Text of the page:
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Scarface (1932)

Passed | | Action, Crime, Drama | 9 April 1932 (USA)
An ambitious and near insanely violent gangster climbs the ladder of success in the mob, but his weaknesses prove to be his downfall.

Writers:

(novel), (screen story) | 6 more credits »
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2 wins. See more awards »
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Cast

Complete credited cast:
...
...
...
...
...
Inspector Guarino
...
Rinaldo
...
Angelo
...
...
Publisher
...
Managing Editor
Inez Palange ...
Tony's Mother
...
Detective Chief
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Storyline

Johnny Lovo rises to the head of the bootlegging crime syndicate on the south side of Chicago following the murder of former head, Big Louis Costillo. Johnny contracted Big Louis' bodyguard, Tony Camonte, to make the hit on his boss. Tony becomes Johnny's second in command, and is not averse to killing anyone who gets in his and Johnny's way. As Tony is thinking bigger than Johnny and is not afraid of anyone or anything, Tony increasingly makes decisions on his own instead of following Johnny's orders, especially in not treading on the north side run by an Irish gang led by a man named O'Hara, of whom Johnny is afraid. Tony's murder spree increases, he taking out anyone who stands in his and Johnny's way of absolute control on the south side, and in Tony's view absolute control of the entire city. Tony's actions place an unspoken strain between Tony and Johnny to the point of the two knowing that they can't exist in their idealized world with the other. Tony's ultimate downfall may be... Written by Huggo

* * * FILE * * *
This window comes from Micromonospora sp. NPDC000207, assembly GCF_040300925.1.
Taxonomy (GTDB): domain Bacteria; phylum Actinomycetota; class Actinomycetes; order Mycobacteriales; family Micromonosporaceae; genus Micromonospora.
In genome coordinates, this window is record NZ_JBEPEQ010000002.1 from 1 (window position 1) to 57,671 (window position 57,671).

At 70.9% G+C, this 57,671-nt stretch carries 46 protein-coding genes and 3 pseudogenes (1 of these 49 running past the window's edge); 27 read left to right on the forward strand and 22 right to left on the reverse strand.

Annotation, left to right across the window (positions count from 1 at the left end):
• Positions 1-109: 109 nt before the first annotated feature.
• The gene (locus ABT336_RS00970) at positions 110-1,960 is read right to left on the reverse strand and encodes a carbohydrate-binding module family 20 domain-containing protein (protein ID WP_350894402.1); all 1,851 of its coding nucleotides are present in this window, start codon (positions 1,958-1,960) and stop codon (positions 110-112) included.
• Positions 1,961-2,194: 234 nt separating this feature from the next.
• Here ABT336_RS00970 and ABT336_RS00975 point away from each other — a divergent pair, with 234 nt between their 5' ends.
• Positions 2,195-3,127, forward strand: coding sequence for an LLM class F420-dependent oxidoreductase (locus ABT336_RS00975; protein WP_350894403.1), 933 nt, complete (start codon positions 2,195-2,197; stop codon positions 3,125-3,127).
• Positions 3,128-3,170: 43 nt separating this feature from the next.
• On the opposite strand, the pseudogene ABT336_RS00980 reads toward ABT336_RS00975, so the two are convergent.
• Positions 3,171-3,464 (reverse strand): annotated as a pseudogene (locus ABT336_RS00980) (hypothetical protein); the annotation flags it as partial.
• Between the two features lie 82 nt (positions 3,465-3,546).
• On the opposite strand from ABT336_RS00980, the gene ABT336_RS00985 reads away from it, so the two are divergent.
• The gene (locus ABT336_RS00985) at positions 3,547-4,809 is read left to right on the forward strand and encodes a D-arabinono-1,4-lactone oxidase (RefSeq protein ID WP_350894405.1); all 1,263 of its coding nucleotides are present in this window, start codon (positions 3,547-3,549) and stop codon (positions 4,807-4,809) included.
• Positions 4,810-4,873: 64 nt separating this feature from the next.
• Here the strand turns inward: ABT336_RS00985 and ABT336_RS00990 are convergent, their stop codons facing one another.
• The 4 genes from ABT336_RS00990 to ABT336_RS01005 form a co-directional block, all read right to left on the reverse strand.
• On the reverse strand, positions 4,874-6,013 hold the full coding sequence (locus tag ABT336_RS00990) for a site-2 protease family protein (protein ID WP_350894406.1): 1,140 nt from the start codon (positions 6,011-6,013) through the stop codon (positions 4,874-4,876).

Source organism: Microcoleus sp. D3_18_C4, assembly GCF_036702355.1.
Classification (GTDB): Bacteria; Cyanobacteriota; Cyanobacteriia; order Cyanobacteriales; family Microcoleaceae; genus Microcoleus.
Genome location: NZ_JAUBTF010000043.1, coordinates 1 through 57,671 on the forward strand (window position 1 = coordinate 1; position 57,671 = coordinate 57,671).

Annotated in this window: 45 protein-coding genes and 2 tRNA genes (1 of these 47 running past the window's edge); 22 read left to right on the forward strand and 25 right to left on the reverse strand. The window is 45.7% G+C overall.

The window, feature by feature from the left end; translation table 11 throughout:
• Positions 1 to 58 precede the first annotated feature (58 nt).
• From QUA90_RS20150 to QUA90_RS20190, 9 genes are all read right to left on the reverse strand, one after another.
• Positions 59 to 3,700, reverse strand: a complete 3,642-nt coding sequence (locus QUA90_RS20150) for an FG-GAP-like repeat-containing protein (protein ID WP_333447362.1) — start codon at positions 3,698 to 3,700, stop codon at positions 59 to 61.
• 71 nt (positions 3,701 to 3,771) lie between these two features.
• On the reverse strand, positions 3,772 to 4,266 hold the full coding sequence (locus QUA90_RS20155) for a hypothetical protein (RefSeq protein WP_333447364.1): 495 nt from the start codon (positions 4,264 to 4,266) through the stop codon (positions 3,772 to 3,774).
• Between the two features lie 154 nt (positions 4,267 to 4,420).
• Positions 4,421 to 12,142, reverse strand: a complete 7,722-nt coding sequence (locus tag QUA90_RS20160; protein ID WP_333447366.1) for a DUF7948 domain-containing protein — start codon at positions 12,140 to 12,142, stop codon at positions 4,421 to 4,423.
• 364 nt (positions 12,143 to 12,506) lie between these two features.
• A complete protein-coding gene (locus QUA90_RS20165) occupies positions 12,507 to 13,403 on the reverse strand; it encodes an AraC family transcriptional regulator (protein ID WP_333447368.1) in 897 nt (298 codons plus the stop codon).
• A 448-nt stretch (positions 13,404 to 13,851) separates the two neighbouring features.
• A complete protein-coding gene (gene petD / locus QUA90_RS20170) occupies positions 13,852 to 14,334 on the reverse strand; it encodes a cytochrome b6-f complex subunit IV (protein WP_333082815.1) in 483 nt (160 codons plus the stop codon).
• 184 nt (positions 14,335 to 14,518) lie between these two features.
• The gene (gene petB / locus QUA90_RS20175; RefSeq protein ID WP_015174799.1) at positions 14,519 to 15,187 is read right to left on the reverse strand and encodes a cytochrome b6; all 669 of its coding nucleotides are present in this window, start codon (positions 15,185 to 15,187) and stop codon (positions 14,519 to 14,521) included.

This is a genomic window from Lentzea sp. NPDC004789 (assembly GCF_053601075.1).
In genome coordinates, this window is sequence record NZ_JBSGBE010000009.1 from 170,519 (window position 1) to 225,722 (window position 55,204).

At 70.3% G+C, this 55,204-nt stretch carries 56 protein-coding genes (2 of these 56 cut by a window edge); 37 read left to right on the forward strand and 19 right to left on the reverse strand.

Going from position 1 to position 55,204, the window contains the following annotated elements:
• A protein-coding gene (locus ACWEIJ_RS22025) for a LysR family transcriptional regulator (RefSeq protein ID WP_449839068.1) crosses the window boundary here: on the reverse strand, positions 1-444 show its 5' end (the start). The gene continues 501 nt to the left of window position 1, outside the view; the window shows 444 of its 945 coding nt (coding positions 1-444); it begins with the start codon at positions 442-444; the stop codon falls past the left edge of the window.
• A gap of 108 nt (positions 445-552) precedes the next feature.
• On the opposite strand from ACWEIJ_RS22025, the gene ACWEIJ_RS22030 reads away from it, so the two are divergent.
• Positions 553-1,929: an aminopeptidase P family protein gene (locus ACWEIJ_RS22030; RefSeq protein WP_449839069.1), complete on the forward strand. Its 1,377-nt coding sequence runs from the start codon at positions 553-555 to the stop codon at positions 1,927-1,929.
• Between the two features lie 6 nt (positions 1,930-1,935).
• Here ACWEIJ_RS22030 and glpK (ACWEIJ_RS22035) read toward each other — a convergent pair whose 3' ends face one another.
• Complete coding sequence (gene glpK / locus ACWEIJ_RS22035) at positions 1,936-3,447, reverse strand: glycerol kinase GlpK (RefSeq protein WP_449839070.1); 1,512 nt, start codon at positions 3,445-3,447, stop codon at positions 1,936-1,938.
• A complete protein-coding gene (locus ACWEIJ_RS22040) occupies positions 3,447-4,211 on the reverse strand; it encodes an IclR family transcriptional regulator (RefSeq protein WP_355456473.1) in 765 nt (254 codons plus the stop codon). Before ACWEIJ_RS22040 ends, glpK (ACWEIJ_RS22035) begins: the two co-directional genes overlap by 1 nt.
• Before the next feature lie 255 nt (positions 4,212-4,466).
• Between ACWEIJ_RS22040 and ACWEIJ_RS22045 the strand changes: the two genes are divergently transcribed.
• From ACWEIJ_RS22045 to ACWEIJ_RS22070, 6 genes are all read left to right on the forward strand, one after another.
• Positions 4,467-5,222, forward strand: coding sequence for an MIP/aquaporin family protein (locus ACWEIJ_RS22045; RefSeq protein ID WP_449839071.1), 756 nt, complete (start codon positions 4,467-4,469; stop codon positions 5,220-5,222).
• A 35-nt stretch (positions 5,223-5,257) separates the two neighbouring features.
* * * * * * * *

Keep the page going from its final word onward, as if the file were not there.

Plot Summary | Plot Synopsis


Certificate:

Passed | See all certifications »

Parents Guide:

 »
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Details

Country:

Language:

Release Date:

9 April 1932 (USA)  »

Also Known As:

Scarface, the Shame of the Nation  »

Company Credits

Production Co:

 »
Show detailed on  »

Technical Specs

Runtime:

Sound Mix:

(Western Electric Sound System)

Aspect Ratio:

1.37 : 1
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Did You Know?

Trivia

In the book this film is based on ("Scarface" by Armitage Trail), Antonio 'Tony' Camonte is born Antonio 'Tony' Guarino with his brother Ben Guarino. After several crimes the police are looking for him so he goes off to war, gets his scar, and when he returns he finds out he had been reported dead and no one recognizes him because of his scar. He becomes Antonio 'Tony' Camonte and starts a new life. This is where the film begins. That means if we're staying true to the book, Insp. Ben Guarino is his brother. See more »

Goofs

When Poppy visits Tony, she holds the flower, but Tony has it in the next shot. See more »

Quotes

Poppy: Kind of gaudy, isn't it?
Tony Camonte: Ain't it though? Glad you like it.
See more »

Crazy Credits